A new stimulus deal agreement has been reached in the Senate, and is expected to be passed by both the Senate and the House on Monday, December 21st. Many of the provisions mentioned on last Thursday’s episode of This Week This Morning are indeed in the agreement, although the final version of the bill has not yet been released as of the publishing of this blog entry. Anyway, let’s skip to what matters…what’s in the bill? Ahead of its release, we have reason to believe the new stimulus deal contains the following:
- Paycheck Protection Program (PPP) Round 2. Businesses with 300 or fewer employees who have experienced a 30% decline in gross receipts are eligible. The 30% decline refers to any calendar quarter in 2020 as compared to the same quarter in 2019. Businesses that were not in business during Q1-Q3 2019 can compare any quarter in 2020 to Q4 2019. And, if they weren’t in businesses until 2020, they could compare Q2 or Q3 to Q1 2020. In any case, the business must have been in business by February 15, 2020. Under the new stimulus deal, the loan amounts will be the same as Round 1 for the vast majority of borrowers, although they will be capped at $2M instead of $10M this time around. Also, businesses who did not participate in Round 1 will be able to participate under the previous requirements of the CARES Act.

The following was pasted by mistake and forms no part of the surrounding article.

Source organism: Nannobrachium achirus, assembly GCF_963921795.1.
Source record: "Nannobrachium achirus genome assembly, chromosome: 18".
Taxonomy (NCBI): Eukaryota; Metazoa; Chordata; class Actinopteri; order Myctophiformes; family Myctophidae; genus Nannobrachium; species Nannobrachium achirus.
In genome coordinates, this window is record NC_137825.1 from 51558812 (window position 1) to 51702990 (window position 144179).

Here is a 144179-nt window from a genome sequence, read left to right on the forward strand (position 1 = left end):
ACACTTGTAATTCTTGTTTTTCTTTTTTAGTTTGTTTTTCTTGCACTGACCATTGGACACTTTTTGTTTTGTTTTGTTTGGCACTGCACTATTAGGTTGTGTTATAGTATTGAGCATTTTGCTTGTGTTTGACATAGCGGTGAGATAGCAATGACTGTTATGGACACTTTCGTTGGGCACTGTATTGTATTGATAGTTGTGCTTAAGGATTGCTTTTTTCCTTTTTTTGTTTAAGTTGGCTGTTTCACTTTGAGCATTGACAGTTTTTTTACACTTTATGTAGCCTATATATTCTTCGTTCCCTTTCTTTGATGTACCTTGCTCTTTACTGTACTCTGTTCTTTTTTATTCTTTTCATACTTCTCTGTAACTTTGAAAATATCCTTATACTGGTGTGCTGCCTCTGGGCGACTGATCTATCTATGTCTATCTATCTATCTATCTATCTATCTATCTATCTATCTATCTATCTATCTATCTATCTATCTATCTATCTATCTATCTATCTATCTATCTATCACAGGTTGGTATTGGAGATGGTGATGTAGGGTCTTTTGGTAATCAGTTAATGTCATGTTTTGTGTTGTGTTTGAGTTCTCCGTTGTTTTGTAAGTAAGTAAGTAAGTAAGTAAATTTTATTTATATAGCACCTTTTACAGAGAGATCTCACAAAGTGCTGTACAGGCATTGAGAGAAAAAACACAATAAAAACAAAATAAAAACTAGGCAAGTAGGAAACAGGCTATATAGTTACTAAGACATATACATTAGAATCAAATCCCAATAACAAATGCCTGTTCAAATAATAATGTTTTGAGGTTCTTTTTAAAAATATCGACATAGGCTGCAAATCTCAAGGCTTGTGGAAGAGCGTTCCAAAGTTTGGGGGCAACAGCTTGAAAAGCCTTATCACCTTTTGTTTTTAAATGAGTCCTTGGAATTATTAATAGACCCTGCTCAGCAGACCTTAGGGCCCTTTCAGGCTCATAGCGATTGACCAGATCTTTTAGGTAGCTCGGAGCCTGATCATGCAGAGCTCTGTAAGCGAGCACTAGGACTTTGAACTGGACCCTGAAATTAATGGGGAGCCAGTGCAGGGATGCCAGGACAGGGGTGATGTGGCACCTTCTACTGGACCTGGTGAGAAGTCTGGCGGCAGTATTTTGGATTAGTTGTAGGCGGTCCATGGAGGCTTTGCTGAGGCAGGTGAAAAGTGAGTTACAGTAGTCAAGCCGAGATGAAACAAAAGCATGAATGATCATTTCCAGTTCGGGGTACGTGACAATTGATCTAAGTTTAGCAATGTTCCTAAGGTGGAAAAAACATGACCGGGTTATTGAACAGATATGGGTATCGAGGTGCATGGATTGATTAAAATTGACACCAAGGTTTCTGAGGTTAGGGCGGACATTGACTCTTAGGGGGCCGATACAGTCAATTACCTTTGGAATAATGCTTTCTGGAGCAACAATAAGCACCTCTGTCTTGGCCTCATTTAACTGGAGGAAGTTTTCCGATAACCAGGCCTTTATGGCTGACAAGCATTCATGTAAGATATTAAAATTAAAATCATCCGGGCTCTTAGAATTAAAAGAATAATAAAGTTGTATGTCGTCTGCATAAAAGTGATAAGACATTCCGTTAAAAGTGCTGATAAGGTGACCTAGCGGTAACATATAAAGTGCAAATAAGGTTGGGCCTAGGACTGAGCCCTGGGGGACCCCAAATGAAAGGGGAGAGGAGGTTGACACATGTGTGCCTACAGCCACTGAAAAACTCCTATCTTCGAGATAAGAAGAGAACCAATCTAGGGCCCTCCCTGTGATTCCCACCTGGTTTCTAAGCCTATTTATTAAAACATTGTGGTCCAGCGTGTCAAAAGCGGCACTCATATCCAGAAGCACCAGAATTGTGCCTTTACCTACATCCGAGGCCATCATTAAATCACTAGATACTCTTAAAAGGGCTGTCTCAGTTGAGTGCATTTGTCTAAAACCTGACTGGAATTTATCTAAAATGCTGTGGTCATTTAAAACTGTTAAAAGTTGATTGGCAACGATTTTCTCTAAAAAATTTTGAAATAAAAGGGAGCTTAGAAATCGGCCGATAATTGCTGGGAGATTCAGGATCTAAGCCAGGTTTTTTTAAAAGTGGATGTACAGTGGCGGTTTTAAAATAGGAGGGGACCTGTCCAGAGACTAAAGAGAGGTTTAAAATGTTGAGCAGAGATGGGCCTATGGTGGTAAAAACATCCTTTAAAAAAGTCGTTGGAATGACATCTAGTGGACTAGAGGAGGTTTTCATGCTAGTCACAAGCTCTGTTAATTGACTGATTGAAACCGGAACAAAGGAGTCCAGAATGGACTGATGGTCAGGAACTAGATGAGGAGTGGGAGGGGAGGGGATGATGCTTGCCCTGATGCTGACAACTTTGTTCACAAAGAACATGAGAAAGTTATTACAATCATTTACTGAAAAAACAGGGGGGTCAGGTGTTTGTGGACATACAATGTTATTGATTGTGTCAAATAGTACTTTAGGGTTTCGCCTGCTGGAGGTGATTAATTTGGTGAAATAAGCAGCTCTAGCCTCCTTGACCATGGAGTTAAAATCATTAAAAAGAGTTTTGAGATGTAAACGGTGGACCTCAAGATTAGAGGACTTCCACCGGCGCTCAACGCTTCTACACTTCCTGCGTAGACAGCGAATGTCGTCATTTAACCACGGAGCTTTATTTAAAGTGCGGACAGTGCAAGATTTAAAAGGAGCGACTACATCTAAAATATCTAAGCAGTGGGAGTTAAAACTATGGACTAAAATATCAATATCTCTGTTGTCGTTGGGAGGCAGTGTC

- PPP expense deduction. The IRS had previously stated that expenses paid for by forgiven PPP loan proceeds are not deductible. Congress had bipartisan support to fight that revenue ruling as that was counter to their intention when passing the CARES Act.
- One-page Loan Forgiveness App for Round 1 PPP loans of $150K or less. Currently, there is a simplified loan forgiveness procedure for loans of less than $50K. Under the new Act, this same one-page forgiveness application applies to loans under $150K.
- Simplified loan forgiveness for Round 1 PPP loans between $150K – $2M. No supporting documentation will be required to be accompanied to the application for PPP loan forgiveness. However, the documentation should be retained in case of audit.
- New round of EIDL loans. These loans will be targeted for the businesses that were hardest hit by the coronavirus. The current understanding of the stimulus deal is that the business would need to have 25 or fewer employees and suffered an economic loss of 30 percent or greater. The amount of the loan would be $50,000 OR the amount of working capital needed in the 180-day period after loan funding, if that amount exceeds $50,000.
- Extension of paid sick leave tax credit created under the Families First Coronavirus Response Act (FFCRA).
- Stimulus checks of $600 per person in a tax household. This means $600 for each name listed on a tax return. That would be you, your spouse and your dependents.
- Additional Unemployment Insurance of $300/wk for 11 weeks, starting as early as December 27th. Additionally, the pandemic unemployment insurance programs would be extended alongside the additional benefits.
- Student loan deferment. Federal student loan payments will be deferred until April 1, 2020.
- Rental eviction moratorium extended until January 31, 2021. Additionally, there is funding being appropriated for financial assistance for housing expenses and food stamps.
Please reach out here to setup a consultation to see how we can help you receive the relief under the new stimulus deal that you or your business is eligible for.
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